Category: Media

I’m a media studies graduate and with that comes a raftload of tools that I’m repeatedly told aren’t actually useful for anything, to which I counter that I like using them and enjoy the experience of applying those tools to all the media around me I partake in and therefore my life is enriched and overflowing with wonderful experiences of interconnectivity. By this point the other person has usually wandered off. Anyway, this is the category for anything that I think of as being connected to ‘media’, whether it’s a type (like TV, music, movies or so on), a brand (like Disney! Hi Disney!). This category also covers my weekly critical engagement column-type-thing currently called Story Pile.

Story Pile: Arrested Development, Part II

After the first series of Arrested Development, seasons 1-3, they revived it. Who’s they? The wizards, I dunno. The point is, thanks to the neverending zombie franchiseland that is Netflix and the endless well of relaunch fever for people who were noticing we were approaching or in middle age desperately tried to head back to the mid eighties, Arrested Development was brought back to life in 2013.

It’s not very good.

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Boundaries of Autoethnography

Hey, here’s some more study reading – specifically, reading a chapter of Doing Autoethnography. It’s a collection of Autoethnographic essays, critically examining works the creators have made that are, themselves, Autoethnography, which is to say it’s kind of an oroborous of moebius or something like that.

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Story Pile: Why Cap Ain’t Supe

The comparison between Superman and Captain America is very much like the comparison between tractors and trucks. They’re not an unreasonable comparison to make, especially when you only know of either thanks to movies, but the more you know about either the less the comparison works. The two have some very broad similarities, but when you start to talk about the kind of stories they can tell, things start to break down.

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The Pop Of Porn and ASMRtifacts

Media does weird things.

First things first you’re going to need to know what ASMR is before I keep going. It’s a hard-to-explain thing, so let’s go with an arch, academic-sounding definition then get fuzzier. ASMR, standing for Autonomous Sensory Meridian Response, is an experience characterised by tingly feelings across the skin, alike to static electricity, often running down from the top of the scalp down to the back of the neck, which seems to be experienced by a non-majority population of the world.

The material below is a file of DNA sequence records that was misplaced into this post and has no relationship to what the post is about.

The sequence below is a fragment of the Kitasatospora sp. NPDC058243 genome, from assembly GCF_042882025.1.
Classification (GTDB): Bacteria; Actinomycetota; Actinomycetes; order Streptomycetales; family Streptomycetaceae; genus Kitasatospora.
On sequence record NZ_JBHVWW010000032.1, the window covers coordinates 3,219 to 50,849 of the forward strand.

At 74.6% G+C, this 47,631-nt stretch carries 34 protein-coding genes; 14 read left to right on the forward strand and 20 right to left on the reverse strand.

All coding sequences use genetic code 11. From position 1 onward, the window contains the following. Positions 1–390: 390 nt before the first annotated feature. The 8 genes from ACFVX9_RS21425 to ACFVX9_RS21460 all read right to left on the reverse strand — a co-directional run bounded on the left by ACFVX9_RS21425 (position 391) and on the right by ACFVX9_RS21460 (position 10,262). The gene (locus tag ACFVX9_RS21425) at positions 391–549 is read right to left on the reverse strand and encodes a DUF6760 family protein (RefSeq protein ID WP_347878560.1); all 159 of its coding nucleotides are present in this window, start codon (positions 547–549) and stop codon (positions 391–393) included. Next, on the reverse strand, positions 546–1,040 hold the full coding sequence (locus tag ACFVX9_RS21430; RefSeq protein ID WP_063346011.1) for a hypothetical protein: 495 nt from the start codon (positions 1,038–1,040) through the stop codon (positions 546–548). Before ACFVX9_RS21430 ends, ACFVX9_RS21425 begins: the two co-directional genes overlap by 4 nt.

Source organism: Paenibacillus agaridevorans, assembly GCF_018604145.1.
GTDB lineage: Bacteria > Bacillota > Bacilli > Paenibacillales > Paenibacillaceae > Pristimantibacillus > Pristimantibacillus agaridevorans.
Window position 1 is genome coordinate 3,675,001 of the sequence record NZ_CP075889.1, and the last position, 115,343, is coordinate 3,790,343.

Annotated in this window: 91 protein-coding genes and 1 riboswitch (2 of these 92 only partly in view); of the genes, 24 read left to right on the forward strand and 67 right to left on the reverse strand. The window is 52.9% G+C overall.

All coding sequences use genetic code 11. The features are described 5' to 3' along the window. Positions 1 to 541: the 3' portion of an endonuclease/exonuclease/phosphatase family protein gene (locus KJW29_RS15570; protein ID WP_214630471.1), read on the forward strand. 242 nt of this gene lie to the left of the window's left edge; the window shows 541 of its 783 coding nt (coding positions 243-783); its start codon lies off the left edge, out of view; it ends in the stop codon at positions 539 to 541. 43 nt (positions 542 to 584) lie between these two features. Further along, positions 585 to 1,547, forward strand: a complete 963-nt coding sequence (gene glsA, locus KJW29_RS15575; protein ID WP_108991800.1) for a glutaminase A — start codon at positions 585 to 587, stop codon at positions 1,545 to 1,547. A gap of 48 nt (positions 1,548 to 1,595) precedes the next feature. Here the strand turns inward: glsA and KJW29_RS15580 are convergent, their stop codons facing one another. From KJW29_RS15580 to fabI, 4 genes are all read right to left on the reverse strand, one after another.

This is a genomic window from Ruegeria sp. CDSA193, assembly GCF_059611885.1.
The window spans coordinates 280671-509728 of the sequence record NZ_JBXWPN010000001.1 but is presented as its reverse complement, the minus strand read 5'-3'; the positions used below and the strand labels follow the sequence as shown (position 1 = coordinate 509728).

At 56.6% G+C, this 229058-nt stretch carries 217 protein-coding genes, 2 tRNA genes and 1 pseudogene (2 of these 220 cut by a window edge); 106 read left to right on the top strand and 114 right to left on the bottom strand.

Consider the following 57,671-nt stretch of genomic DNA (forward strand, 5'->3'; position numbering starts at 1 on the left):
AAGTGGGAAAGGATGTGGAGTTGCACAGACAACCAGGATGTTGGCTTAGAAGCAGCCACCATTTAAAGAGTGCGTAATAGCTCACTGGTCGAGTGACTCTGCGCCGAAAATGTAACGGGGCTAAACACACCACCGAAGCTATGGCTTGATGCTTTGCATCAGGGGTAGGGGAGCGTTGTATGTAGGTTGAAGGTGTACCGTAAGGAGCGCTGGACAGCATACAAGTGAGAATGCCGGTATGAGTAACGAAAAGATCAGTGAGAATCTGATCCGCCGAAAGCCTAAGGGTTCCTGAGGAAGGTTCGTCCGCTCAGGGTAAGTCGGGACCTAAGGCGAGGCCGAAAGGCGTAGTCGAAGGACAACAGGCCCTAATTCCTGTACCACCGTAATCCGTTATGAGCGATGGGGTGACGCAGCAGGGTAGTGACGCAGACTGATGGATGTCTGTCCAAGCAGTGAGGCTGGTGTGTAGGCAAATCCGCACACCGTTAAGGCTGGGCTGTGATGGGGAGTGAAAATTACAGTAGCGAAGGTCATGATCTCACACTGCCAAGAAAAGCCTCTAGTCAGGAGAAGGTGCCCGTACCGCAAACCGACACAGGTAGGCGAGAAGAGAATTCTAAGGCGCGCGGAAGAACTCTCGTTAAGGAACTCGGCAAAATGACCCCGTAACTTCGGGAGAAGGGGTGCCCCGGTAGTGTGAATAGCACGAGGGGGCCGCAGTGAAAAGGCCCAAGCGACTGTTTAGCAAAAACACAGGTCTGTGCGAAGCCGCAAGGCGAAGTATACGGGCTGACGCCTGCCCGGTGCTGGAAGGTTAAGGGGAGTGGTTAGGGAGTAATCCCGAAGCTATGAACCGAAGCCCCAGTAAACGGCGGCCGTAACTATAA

It is hard to study because it’s a thing people may not even realise they do experience, it’s an individualised experience, and there aren’t clear, hard predictive triggers. Some people get it from a few things, some get it from a lot, and some people may never discover that they’re affected by it. It is not necessarily sexual – despite the title of this post – but for some people it is.

ASMR culture on youtube is therefore a grouping of channels, often with odd titles which seek to promote to you different and sometimes blisteringly specific scenarios, containing things like ‘tapping’ ‘squish sounds’ ‘no talking’ ‘personal attention’ and the like.

I’ve been thinking about this XKCD strip:

Panel 1.

And I’ve been thinking about it in light of ASMR.

The idea of the comic is pretty funny but it’s also pretty easily grasped. Things we experience in our developing lives impress upon us in odd ways. Rather than being overly invested in the pornography itself, the narrator is impressed upon by the medium of the comic. There’s always, with XKCD, a sort of boring futurism where the audience tend to make every comic self-fulfilling. You’ll find people holding [Citation Needed] signs at rallies, for example, and there were people saying they were sure that this person really existed and reflected a real experience.

ASMR videos are often made with sensitive audio equipment that capture a lot of noise and create the impression of existing in a space, and do their best to create a blanket of white noise. I have some very nice headphones (a gift from a friend) and this means that when I’m listening to an ASMR video, I can often hear things that the track isn’t really meant to have – the sound of birds far away, or the sound of a siren many blocks away. Things you have to really strain to hear.

In addition, I have some experience editing audio. One thing you want to avoid in audio is around the English letter sound p and to a lesser extent, b. These sounds carry a burst of air, which means that they for a tiny moment increase the volume of spoken audio, known as a pop. There’s a whole host of equipment designed to help you minimise these effects, and radio voice – the practice of speaking to recording devices – tends to have non-severe P sounds. They are, when you hear them in professional audio recording, basically an error. Software can get them out, hardware can prevent them happening, you should probably never hear pops on audio tracks.